Anyone can hear what someone is saying … unless you are deaf, or there is a loud noise. But if you don’t let what you’re hearing sink in, then you’re no better than a goldfish. So if you’re evolved enough to not eat where you poop or get wowed by a toy chest, then maybe you should let what someone says inch into your short-term memory so you can adequately give it the thought it deserves. That’s not to say you have to ruminate on everything you hear, but you should at least give it a beat to sink in before you cast it aside.

Tip No. 5: Pause for a moment before replying. 

6. Don’t Forget, People Think Differently

Much like the proverbial red-headed stepchild, if what you’re saying is not related to the conversation, you just might get beat. People think differently. Something someone says could send you off on a tangent. It’s your responsibility to explain why you thought that. The onus is also on you to show you are giving that person adequate attention and that you’re mentioning something wildly different has to do with how you process information. Everyone learns and communicates differently, but you may need to teach people how you communicate.

7. Debate vs. Conversation

These words may seem synonymous but they are wildly different. A debate has a winner. It is a competition often done by high school students and political candidates. One person argues a point, and the other person argues a different, often opposing point. A conversation is where two people communicate in the hopes of establishing a greater understanding on a random subject. When you converse, there is no winner, so put the gloves or, in some cases, the gun, away. Or you can join your local high school’s debate team.

8. You’re Not Stupid

An insecurity in your intelligence is one of the largest causes of conflict. It is most often the root of pretension, condescension and elitism. As much as people seem to need the validation of participation trophies or constant assurances that they’re a unique flower, ain’t nobody got time for that. If you can’t find your own security in yourself, you shouldn’t expect others to give it to you. More importantly, you shouldn’t think others can take it away. A major reason behind a lack of listening is when people get a bug up their ass. Clear communication involves a removal of emotional language, a proper distance and sometimes an overemphasis on facts. If you take that personally, that’s on you because no one is in charge of telling or showing you how smart you are.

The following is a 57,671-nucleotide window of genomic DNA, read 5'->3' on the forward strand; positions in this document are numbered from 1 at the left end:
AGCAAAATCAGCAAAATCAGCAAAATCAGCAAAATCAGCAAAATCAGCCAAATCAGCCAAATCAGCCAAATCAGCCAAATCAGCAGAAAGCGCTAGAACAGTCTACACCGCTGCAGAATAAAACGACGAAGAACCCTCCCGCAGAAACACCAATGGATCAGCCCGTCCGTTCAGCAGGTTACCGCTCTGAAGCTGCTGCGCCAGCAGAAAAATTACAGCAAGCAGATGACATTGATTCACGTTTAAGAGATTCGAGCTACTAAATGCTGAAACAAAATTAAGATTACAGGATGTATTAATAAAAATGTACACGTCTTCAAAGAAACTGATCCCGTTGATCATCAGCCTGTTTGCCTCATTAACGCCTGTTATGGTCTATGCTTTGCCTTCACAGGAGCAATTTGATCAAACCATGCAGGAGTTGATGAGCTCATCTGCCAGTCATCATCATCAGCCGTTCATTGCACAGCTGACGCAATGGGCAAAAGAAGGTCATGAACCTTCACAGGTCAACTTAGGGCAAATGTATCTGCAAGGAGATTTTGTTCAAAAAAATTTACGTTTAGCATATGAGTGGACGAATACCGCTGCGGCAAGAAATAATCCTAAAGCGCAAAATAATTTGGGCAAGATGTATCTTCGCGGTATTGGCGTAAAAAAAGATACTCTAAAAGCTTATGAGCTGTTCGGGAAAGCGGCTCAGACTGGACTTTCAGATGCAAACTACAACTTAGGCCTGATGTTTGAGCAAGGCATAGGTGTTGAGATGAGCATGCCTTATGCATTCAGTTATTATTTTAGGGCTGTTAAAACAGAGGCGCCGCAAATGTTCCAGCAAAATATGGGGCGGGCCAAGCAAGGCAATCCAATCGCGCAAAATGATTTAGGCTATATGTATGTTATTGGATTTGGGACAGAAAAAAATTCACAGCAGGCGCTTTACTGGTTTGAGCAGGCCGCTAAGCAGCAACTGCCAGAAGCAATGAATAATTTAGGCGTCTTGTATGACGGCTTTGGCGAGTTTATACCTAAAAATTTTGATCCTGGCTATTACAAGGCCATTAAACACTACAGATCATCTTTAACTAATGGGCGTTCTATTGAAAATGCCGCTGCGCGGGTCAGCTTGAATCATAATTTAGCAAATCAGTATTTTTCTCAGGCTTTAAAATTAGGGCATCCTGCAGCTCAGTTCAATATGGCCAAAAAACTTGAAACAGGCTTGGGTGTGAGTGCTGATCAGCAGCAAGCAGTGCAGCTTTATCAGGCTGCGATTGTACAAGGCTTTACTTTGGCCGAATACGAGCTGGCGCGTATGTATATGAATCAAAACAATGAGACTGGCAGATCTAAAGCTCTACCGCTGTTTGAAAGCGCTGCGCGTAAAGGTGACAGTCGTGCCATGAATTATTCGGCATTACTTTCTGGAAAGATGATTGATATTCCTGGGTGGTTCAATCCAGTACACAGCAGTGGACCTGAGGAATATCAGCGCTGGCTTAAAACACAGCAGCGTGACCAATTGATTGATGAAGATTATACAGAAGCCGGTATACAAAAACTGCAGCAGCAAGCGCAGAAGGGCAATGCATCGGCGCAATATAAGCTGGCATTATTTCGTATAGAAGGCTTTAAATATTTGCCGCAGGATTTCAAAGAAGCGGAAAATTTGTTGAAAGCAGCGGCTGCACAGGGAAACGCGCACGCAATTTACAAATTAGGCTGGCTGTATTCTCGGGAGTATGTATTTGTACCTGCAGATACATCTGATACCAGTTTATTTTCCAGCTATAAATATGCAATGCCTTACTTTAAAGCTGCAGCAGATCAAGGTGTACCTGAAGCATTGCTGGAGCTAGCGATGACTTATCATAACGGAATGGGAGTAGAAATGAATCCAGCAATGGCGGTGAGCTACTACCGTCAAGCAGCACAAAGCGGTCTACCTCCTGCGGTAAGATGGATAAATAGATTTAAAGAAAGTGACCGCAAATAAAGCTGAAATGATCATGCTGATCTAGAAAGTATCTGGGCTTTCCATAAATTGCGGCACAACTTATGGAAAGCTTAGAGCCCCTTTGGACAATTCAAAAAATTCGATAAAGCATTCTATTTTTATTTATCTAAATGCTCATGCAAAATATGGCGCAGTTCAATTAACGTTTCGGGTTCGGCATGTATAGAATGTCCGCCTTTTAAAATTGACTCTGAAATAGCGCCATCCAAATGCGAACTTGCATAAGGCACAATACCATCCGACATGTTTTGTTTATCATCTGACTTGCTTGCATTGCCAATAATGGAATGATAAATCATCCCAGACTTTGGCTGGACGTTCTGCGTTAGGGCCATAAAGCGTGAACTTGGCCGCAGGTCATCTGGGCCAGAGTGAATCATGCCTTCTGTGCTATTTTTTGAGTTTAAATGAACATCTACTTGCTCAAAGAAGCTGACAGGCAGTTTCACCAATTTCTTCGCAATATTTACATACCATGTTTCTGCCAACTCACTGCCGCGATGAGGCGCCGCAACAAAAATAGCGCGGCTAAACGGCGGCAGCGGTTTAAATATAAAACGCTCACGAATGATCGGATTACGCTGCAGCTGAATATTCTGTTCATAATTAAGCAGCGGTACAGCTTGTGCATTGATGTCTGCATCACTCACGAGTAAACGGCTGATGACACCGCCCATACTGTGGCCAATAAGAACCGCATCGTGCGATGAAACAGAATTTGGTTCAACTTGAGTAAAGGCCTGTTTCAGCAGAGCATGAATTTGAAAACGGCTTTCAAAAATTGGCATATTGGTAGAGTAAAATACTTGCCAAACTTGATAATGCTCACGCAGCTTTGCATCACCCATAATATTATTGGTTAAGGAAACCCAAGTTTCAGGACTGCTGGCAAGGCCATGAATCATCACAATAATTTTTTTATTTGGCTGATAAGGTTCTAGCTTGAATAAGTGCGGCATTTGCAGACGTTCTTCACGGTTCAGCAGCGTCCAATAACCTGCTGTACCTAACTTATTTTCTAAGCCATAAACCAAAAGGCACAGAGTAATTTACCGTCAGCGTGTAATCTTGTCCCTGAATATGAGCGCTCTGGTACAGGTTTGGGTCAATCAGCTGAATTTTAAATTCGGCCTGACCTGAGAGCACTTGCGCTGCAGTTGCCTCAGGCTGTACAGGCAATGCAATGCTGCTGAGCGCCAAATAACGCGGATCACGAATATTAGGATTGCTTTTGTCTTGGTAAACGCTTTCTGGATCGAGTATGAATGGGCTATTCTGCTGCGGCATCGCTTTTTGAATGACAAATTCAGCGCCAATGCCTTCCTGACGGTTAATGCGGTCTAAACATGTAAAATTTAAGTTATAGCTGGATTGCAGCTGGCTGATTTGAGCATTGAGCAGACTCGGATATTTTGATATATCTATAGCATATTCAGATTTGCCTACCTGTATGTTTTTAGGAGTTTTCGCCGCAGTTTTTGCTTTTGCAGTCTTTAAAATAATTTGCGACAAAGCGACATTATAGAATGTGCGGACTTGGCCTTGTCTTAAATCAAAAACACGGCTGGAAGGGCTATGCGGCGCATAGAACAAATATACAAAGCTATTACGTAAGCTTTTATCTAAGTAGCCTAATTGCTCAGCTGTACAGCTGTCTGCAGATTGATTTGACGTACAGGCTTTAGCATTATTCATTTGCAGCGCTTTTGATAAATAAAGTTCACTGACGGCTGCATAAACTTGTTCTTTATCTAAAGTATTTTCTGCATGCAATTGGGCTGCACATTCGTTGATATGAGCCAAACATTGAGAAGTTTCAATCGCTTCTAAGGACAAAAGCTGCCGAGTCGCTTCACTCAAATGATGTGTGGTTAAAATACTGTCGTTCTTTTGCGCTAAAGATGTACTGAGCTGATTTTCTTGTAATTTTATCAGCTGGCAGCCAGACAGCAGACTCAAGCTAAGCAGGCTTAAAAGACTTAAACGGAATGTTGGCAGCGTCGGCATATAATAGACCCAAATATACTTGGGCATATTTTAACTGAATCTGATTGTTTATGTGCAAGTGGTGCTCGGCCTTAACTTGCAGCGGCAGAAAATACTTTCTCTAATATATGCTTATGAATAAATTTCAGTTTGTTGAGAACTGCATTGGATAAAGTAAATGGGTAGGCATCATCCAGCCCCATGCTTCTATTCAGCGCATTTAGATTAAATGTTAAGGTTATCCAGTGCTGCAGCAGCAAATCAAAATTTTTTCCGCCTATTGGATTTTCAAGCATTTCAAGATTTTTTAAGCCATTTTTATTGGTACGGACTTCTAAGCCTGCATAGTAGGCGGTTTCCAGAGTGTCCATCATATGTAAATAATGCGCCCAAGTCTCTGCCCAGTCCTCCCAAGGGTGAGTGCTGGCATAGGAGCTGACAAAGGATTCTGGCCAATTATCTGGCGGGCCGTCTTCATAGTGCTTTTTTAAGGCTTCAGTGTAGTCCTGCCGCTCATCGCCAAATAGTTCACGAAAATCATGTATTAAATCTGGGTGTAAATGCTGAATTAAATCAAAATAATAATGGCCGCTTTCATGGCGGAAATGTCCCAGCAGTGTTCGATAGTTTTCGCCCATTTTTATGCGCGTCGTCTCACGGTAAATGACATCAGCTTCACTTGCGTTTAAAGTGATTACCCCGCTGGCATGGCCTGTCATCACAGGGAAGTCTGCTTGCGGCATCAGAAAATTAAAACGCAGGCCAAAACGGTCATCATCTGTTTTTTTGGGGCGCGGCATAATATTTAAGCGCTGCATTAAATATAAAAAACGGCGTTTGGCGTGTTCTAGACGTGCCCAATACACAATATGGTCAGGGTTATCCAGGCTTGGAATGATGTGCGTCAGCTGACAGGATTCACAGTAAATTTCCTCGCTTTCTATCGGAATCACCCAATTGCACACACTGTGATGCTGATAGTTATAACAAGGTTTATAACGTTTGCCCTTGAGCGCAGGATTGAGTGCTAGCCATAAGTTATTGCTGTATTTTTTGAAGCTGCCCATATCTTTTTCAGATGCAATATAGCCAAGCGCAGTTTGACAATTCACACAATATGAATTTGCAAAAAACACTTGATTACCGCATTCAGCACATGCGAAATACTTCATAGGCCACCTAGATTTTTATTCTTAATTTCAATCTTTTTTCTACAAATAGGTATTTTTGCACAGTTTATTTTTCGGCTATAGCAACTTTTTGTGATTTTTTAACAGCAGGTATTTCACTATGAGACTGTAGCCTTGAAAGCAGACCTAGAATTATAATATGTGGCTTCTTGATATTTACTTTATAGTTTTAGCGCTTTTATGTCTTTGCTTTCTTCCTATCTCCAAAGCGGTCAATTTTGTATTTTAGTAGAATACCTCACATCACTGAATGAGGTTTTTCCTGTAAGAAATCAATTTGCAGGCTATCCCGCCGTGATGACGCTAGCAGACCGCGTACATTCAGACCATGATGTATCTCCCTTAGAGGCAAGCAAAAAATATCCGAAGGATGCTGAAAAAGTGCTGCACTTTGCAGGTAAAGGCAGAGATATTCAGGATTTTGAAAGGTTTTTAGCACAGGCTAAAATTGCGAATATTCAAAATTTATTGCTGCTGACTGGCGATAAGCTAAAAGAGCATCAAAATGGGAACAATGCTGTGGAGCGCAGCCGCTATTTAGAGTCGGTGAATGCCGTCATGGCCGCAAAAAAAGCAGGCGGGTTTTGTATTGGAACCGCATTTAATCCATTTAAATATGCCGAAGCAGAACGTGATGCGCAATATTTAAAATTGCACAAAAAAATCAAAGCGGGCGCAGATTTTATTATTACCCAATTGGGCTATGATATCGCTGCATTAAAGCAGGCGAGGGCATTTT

9. You’re Not Right  

It’s easy to be competitive when you’re playing Cranium or Charades, but a conversation shouldn’t be a pissing contest. Nothing shows your insecurity or lack of metaphorical (or literal) penis size more than a need to be right all the time. True intelligence comes from a willingness to embrace ignorance as a chance to learn something. Genius comes from an ability to understand two opposing ideas at once. If you waste your breath trying to prove you’re right, not only will you alienate people but you’ll also, ironically, look stupid.

10. “I” Statements

In defense of active listeners, there is one thing that can take anyone out of a conversation. In order to be a good listener, it helps to be a good communicator. A great tool to not alienate people is the use of “I” statements. “I think …”, “I feel …”, “I believe …” are great ways to keep people from getting distracted by any generalizations or bursts of ignorance you might accidentally throw out there. It also clearly asserts opinions over facts, which is important.

Christian Cintron is a contributing journalist for TheBlot Magazine